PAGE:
You must have been to many places in India to perform?

To which places have you been?
I have been abroad just once. It was Paris. Also other places like Delhi, Mumbai… I have been there.

How many children do you have? I have a son and a daughter.

What are their ages? The girl is fifteen, and the boy is seven.

What are their names? 
My daughter’s name is Pratima Das and my son is named Purnendu Das.

Are they into music as well? Yes. My daughter sings. Even my son has a strong inclination towards music. Both of them are in love with music.

Do you wish for them to remain in this path? 
Definitely! Even without my influence they will follow this path. My daughter has already informed me of her intention to become a baul singer. She keeps asking me to sing various songs for her. She also is attracted to the Mahajani identity. What surprises me is her immense attraction towards these songs without any deeper knowledge of their meaning. The same goes for the boy. He likes all types of music but baul music is clearly his preference. Some of his favourite songs are ‘moner moto baul pelam na (I haven’t found a Baul to my liking)’ and ‘desh bideshe manush jaye (people travel to different countries)’. What gives me immense pleasure is that both my son and daughter like all types of music but they are much more enthusiastic about my baul music.

You were born in a baul family and you have chosen this baul life. So, what do you think of this life now?  It’s a unique world. No other world offers such fulfilment and no other profession can bring such happiness. It is more than just a profession for me! Both of us are very happy. In fact our feelings cannot be expressed in words.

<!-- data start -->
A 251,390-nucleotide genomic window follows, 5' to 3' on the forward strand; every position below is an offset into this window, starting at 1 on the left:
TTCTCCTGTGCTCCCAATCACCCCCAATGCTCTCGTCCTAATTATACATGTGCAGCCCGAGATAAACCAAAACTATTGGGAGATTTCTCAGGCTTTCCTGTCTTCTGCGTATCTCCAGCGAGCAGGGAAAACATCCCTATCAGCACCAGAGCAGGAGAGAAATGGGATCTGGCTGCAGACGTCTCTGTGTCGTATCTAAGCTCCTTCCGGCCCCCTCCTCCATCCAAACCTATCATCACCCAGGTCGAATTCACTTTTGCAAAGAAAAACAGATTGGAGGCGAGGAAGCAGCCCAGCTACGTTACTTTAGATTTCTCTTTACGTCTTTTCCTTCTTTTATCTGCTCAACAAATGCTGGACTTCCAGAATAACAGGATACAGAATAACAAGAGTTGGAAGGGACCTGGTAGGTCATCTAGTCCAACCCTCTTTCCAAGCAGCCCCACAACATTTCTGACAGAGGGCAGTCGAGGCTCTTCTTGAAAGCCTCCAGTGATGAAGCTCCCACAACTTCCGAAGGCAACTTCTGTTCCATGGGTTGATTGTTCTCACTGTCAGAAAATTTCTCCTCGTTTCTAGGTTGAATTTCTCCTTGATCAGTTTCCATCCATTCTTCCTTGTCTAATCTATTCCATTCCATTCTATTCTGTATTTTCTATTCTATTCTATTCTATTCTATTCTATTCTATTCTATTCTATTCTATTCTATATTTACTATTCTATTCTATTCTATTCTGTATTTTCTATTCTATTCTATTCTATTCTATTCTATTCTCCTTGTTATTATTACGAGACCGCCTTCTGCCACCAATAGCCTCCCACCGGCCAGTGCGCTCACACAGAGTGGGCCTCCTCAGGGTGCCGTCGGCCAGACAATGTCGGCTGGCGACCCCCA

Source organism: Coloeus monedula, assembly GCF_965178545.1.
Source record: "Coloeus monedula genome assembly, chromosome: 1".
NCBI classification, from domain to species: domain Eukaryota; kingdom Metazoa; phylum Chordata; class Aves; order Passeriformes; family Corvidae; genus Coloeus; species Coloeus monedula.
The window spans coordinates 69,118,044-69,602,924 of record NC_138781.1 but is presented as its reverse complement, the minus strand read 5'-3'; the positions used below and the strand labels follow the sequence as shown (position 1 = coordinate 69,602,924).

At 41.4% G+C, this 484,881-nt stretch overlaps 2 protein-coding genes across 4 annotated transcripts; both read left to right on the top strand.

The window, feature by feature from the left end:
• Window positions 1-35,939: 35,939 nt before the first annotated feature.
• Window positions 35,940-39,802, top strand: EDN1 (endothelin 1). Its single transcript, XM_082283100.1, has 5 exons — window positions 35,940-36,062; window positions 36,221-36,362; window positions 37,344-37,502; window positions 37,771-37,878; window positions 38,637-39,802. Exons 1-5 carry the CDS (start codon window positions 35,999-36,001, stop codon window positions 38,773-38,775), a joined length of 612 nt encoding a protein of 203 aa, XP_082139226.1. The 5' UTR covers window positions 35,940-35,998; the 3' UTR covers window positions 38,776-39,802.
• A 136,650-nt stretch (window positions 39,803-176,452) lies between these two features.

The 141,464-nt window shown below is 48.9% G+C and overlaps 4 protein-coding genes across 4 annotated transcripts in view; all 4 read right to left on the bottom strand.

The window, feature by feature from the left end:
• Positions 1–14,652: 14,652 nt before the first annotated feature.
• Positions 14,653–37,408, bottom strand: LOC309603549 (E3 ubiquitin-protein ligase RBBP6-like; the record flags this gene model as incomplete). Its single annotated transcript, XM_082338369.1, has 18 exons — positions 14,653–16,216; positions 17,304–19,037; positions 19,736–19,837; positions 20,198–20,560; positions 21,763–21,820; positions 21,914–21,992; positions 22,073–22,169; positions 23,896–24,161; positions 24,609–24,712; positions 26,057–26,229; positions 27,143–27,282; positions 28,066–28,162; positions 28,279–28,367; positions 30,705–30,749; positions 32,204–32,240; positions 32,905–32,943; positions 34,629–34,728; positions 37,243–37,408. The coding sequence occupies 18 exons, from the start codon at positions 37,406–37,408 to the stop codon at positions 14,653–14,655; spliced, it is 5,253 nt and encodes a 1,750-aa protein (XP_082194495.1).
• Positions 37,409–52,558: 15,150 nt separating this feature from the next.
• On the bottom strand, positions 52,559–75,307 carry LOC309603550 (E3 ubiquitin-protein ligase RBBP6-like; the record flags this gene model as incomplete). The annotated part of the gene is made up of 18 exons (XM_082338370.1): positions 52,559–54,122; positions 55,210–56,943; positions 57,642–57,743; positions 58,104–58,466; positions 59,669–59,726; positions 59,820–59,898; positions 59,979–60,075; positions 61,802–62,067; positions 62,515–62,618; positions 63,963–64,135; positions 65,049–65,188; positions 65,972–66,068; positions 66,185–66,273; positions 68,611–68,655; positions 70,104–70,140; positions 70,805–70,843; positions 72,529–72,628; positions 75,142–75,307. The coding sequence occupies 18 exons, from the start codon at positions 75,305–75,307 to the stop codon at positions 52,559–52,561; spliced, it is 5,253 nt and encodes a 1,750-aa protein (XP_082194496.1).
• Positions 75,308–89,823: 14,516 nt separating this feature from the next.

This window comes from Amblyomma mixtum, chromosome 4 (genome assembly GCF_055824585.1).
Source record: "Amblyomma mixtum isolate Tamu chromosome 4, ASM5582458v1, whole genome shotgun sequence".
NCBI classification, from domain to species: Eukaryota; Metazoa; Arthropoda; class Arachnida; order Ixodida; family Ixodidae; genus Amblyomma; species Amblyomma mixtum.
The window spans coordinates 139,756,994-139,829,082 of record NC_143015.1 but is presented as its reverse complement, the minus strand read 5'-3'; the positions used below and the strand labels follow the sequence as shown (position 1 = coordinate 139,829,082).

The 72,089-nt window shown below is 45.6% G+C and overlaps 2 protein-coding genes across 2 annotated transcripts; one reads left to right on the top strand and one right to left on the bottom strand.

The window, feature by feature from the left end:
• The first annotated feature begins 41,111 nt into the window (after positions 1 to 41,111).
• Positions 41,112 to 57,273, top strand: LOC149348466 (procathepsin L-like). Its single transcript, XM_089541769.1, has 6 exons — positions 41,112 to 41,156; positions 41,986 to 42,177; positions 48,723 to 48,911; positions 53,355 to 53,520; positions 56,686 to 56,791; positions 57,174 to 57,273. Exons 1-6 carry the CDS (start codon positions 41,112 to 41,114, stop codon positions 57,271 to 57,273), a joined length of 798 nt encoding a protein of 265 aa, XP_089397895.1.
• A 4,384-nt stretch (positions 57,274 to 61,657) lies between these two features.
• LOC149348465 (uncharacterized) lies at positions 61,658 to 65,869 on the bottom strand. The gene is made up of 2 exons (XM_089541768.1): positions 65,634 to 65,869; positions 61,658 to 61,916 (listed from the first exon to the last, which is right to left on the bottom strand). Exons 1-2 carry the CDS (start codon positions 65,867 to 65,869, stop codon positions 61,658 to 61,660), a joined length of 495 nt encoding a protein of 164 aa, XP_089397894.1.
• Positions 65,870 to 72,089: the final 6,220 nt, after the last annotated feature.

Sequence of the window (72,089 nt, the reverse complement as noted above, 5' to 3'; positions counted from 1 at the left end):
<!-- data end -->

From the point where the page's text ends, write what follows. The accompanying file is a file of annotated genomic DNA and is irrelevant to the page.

Has any of your music been released on CD /cassette? 
Once we went to Bangladesh. We had been performing the songs of my Mahajana, Bhoba Pagla, in Dhaka. The organizers recorded the songs and later gave us a CD. Also, we have recorded a CD at a studio. Not much is available in the market. The CD that we recorded is there with us. If anyone shows an interest, we give her/him this CD.

What kind of songs do you like to sing? 
I love the songs of Lalan the most. Although I can’t sing them very well they are nevertheless my favourites. And I like all kinds of music. I like the songs of Rabindranath Tagore, those that are influenced by baul music, the others I don’t know much of. And I sing the songs of Bhoba Pagla. I had begun my musical training with my husband Dibakar with the songs of Lalan, and they are still my favourites.

Who are you formal initiator and formal trainer?
My formal initiator was Bhoba Pagla. There are certain things that we have to learn during our training and there are certain things that we have to do as well. I have performed these with my Dharmaraja guru. His ashram is at Bordhoman, Jamalpur.

Have you learnt these practices in that ashram? Yes.

Do you still practice them? Yes.

Who was you music guru?
My music guru is Dibakar. Before that it was my father and before that my grandfather. But Dibakar has been my sole guru ever since I began performing in public.